In my freshman year I had been approved to have a studio space in the art studio building. One had to submit a portfolio and be approved by a panel of professors. Competition was fierce. Consequently most of the students approved for studio space were juniors and seniors. Some of them were also “returning students” aka “old people” in their late 20’s or 30’s

And then there was me. I was known as “The Kid”.

In the studio building there was a communal kitchen, with a refrigerator, small stove, a coffee pot and a large table and a number of chairs.

One day I was in the kitchen at the table eating my baloney and cheese. Two of the older female students (both from California) entered, rummaged in the fridge, heated something on the stove, then sat to eat a veritable feast of black bean soft tacos with sauteed chilies, onions, spinach and cheese.

I stared. And probably drooled.

One of them looked over at me “Hey kid, what are you eating?”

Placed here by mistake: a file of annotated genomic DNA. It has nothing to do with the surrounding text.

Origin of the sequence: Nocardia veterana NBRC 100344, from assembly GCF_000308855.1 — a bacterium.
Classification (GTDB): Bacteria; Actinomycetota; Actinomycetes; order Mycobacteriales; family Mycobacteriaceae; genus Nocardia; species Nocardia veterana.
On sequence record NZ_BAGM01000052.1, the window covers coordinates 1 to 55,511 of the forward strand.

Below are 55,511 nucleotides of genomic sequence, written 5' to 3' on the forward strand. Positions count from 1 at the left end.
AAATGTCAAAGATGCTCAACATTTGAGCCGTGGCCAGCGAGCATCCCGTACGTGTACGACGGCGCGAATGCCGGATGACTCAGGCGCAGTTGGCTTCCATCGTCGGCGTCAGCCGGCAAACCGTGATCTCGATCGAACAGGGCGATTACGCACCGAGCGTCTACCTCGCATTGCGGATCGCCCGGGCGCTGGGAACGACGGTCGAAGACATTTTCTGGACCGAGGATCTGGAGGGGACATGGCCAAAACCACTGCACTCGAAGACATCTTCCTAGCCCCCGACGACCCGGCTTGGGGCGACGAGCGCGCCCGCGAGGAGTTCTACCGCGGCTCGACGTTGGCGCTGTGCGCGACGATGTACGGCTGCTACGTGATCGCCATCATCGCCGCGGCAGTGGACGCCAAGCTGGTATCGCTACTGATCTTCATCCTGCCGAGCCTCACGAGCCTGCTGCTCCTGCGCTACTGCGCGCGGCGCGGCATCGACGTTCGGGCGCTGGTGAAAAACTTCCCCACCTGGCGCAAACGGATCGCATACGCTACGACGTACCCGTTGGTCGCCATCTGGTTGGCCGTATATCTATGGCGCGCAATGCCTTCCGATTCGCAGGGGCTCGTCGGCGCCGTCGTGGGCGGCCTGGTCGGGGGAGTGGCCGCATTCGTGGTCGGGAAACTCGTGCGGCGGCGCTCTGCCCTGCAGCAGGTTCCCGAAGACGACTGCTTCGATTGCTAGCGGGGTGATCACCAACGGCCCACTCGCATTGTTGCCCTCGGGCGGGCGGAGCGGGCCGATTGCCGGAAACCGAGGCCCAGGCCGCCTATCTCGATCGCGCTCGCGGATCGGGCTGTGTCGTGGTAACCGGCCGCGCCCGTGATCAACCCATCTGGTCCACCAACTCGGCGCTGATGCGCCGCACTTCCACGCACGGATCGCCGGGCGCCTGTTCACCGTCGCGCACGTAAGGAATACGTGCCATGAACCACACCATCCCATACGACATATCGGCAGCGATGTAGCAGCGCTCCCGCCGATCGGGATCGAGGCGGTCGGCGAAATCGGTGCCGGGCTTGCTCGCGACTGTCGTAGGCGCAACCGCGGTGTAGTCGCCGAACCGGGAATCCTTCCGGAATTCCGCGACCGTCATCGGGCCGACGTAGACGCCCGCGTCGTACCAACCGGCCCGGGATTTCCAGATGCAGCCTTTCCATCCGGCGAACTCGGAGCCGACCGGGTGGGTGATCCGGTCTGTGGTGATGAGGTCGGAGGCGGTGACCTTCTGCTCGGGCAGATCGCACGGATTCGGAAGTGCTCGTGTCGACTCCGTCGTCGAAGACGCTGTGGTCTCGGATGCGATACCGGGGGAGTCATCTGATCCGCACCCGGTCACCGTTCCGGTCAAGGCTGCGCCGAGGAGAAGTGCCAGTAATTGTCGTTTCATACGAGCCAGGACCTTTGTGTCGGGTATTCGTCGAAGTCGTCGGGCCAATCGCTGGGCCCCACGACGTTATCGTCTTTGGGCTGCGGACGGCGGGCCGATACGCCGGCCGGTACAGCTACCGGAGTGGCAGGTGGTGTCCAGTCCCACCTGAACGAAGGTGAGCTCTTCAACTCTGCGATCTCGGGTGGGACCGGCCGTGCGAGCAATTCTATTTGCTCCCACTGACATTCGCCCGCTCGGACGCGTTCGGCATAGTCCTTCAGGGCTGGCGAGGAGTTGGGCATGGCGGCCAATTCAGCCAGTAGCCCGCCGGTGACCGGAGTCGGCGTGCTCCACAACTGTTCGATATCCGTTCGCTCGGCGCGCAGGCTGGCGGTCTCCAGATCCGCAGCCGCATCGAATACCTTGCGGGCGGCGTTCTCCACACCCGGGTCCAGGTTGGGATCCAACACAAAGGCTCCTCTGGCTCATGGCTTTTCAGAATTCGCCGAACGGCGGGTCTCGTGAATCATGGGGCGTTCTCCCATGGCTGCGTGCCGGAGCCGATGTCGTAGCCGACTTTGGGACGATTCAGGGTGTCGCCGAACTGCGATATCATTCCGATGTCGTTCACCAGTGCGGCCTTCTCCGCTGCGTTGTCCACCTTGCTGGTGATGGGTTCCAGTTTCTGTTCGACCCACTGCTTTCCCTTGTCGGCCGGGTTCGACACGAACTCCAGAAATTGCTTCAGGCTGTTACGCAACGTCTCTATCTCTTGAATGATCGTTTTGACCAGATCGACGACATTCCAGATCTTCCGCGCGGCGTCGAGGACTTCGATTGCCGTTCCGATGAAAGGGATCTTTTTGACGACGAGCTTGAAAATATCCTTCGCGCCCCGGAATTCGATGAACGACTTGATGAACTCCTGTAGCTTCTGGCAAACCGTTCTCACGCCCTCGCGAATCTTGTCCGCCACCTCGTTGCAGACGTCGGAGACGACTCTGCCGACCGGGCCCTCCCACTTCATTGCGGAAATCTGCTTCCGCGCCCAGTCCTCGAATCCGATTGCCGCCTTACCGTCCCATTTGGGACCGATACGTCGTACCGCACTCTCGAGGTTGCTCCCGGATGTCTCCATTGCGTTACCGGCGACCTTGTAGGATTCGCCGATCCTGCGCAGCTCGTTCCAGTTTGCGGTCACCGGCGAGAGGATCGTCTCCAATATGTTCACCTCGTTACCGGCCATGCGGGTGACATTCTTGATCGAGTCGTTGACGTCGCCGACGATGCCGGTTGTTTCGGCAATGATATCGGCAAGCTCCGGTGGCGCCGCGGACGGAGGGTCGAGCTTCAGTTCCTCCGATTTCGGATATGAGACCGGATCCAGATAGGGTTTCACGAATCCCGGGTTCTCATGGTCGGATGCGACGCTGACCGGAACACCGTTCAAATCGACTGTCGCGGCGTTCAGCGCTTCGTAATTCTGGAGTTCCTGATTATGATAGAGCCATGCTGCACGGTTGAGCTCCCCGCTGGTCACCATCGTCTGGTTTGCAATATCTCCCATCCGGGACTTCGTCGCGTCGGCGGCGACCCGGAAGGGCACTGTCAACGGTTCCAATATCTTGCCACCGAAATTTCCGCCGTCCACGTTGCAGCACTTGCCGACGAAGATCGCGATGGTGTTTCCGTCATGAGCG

I told them.

“Oh, gross!” said the other California girl “That’s disgusting!”

I asked what they were eating, they told me, and offered bites …. one thing led to another and pretty soon I was meeting regularly with them and about 6 of their friends for pot-luck dinners.

Before each pot-luck one of the members would demonstrate how to cook the dish they were sharing that evening. I went to almost every cooking lesson. (And I contributed to the events by doing a lot of the clean-up.)

Almost every one of the pot-luck club members were artist’s of one sort or another. Many dinner discussions were about “the business of being an artist” including how important it was for artists to be able to cook (and mix your own alcoholic drinks) because it fed creative brains more nutritionally – and helped an artist be able to afford to do creative work and live well.

I soaked it up like a sponge, learned how to cook and have probably survived as a professional artist because of what I’ve learned about cooking and business from those California girls.

The “how to cook dry beans” was a regular cook-lesson topic as dry beans (available in a bag dry or from bulk bins) are much cheaper than canned.  Once you’ve a big pot of cooked beans ready-to-eat they can be stored in a fridge and quickly used over the coming days for soft taco’s, burrito’s, soups and salads – and more. All cheap fairly quick eats that are yummy!